That really is the question, when you don’t have all the shows on your doorstep. Going to see London shows, for me, isn’t just the matter of a cost of a ticket – it’s the travel, hotel and cost of meals whilst there.
Perhaps this is partly my fault for wanting good seats (my favourite seats are in the stalls, about 5 or 6 rows back, centre of the row – very expensive). But if I’m going to spend all that money on the overall trip, I want to have a good viewing position.
So, how do I decide what to see? Here are the factors that contribute to the decision making process:-
- The shows that are only there for a short run have to be top of the list otherwise I’ll miss them.
- Next will be the shows I’m really excited to see, but seem to be quite settled in their homes and don’t look like they’re going anywhere anytime soon.
- I like to go see every my all time favourites every few years, such as Phantom and Les Mis. If there’s a particularly strong cast this will bump them up (With all the Phantom25 celebrations at the moment, I’m getting to see this quite a lot, which is great)
- Shows that are getting rave reviews and have a bit of a buzz about them, but aren’t one’s that I feel a massive urge to see .
About the last factor - when I do go to see these shows, I’m more often than not completely blown away – for example, Lord of the Rings, which I ended up going back later that month to see (at the time I was living in Croydon and it was much easier to go). It’s just a shame I rarely get to these ones.
If the show is touring and it’s coming near me, I’ll probably go and see that version instead, although I’m aware I’m getting a watered down tourable version, such as Legally Blonde later this year.
Another factor that, unfortunately, plays a part in the decision is whether anyone else wants to see the show. It shouldn’t be a factor,really, I should feel happy to book on my own rather than miss something I really want to see. It seems from a poll question I put forward on www.stagestatus.com that most people aren’t afraid of going alone:-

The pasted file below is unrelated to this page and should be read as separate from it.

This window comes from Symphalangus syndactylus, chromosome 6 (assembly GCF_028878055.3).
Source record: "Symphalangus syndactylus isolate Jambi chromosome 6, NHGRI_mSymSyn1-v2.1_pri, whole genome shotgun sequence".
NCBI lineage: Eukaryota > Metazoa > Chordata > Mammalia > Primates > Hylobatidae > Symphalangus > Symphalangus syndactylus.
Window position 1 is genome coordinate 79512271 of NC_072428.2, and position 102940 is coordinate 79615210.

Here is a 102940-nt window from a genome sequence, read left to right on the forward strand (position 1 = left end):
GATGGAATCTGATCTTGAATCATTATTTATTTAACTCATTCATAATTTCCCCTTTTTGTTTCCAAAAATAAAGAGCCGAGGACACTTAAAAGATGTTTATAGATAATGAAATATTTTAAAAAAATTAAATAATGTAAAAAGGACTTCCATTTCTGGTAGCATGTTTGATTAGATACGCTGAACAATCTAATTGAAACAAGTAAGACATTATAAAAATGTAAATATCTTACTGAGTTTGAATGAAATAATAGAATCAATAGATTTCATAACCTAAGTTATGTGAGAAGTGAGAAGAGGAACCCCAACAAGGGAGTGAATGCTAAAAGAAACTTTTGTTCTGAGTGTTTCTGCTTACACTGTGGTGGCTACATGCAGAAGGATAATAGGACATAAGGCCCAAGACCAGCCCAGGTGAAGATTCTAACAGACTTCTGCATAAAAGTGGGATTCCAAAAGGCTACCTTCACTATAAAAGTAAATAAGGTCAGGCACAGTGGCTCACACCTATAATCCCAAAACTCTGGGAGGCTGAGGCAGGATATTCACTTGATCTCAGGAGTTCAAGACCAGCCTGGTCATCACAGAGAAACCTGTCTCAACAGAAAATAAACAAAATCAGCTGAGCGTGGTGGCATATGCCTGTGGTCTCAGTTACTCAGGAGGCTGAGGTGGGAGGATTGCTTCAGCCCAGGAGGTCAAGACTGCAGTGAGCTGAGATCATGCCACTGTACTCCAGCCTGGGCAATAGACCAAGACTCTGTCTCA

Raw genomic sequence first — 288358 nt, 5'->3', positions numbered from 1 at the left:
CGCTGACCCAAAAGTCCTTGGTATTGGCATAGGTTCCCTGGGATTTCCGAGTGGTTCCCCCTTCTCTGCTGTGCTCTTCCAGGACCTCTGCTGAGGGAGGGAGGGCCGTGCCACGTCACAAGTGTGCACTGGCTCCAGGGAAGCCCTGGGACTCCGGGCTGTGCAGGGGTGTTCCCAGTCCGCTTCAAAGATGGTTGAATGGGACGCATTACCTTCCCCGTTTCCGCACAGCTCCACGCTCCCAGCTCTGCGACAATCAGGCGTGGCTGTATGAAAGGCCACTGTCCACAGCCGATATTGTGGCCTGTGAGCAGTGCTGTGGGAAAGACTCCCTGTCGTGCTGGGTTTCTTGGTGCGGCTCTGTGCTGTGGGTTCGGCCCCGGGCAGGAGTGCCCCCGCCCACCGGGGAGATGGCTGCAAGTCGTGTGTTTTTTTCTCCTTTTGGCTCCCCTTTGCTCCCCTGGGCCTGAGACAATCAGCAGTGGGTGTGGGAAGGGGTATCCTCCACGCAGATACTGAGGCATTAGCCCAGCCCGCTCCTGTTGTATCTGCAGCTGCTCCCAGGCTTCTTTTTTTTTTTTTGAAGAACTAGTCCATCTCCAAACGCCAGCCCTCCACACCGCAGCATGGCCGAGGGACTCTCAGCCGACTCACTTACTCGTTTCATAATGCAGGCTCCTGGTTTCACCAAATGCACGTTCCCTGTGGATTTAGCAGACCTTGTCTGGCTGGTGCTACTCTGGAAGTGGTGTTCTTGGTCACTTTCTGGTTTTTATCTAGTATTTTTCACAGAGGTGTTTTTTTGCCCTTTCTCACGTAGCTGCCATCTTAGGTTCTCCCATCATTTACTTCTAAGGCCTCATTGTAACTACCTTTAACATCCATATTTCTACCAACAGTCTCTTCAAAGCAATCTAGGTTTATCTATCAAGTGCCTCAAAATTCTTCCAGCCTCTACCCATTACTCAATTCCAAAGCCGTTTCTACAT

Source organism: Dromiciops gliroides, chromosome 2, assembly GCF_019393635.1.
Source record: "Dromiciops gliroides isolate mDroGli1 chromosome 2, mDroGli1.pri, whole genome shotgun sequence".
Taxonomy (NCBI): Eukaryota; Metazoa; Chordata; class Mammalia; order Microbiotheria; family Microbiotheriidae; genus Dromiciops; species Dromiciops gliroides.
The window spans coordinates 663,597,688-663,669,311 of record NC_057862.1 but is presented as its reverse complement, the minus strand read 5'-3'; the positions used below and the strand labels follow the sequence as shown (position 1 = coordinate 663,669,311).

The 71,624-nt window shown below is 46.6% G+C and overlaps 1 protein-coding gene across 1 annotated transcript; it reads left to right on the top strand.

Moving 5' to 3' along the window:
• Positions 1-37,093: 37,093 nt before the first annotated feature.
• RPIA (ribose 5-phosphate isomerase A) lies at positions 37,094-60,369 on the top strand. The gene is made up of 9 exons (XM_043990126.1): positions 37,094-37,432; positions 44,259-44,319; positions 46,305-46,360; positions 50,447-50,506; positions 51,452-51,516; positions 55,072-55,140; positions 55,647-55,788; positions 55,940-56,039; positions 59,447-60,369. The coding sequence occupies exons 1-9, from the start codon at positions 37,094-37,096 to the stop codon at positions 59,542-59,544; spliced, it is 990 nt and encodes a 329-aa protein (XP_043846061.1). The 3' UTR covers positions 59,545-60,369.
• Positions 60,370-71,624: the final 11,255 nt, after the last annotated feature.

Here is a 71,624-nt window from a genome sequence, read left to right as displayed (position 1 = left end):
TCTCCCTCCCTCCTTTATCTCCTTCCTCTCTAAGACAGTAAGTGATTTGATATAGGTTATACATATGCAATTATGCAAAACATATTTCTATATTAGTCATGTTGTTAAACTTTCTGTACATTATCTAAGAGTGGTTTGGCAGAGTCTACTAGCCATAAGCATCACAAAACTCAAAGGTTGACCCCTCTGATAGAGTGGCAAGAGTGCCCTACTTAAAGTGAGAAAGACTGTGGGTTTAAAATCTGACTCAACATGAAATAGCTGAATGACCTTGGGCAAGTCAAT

If I answered this poll, I would have probably said ‘No, I would be too self conscious’. Hopefully, this year, I’ll get over that. I even think that once I do it, I'll prefer it because I often end up worrying that the person I've taken to see the show isn't enjoying it, which spoils my own enjoyment.
After I’ve made the decisions about the West End shows, there’s also the decision about what local shows to see, to fill the gap in between. I’ve posted before about the different qualities of amateur dramatics. There are some real hidden gems out there. But for every amateur company which shines, there are a handful of duds. These are often full of casts who have no propensity for acting and are doing it as a hobby. This is fine, I have no problem with people trying, just don’t charge audiences £10 for the privilege of watching them try.
The other problem with choosing local shows to watch is finding the venue! – in London all the theatres are lumped together, very efficiently, in theatre land. In the instances when it’s not in theatre land – it’ll be in a very accessible position at the end of a short tube journey.
I had an incident a week or two ago where I was going to a venue outside of the centre of Swansea. I hadn’t been there before and despite living in Swansea for most of my life, I don’t know my way around here very well. I typed the post code into google maps and was given a location. I felt happy I could get to this. Unfortunately, it turned out this wasn’t where the venue was at all, and I was lost. I had no idea where it actually was and ended up missing the show.
I love seeing shows and there’s no way I would let all the above put me off enjoying something that I have loved my entire life. It would just be so much easier if I didn’t live the wrong side of the M4.
To see or not see? With all these things to think about, it’s not such an easy question, after all.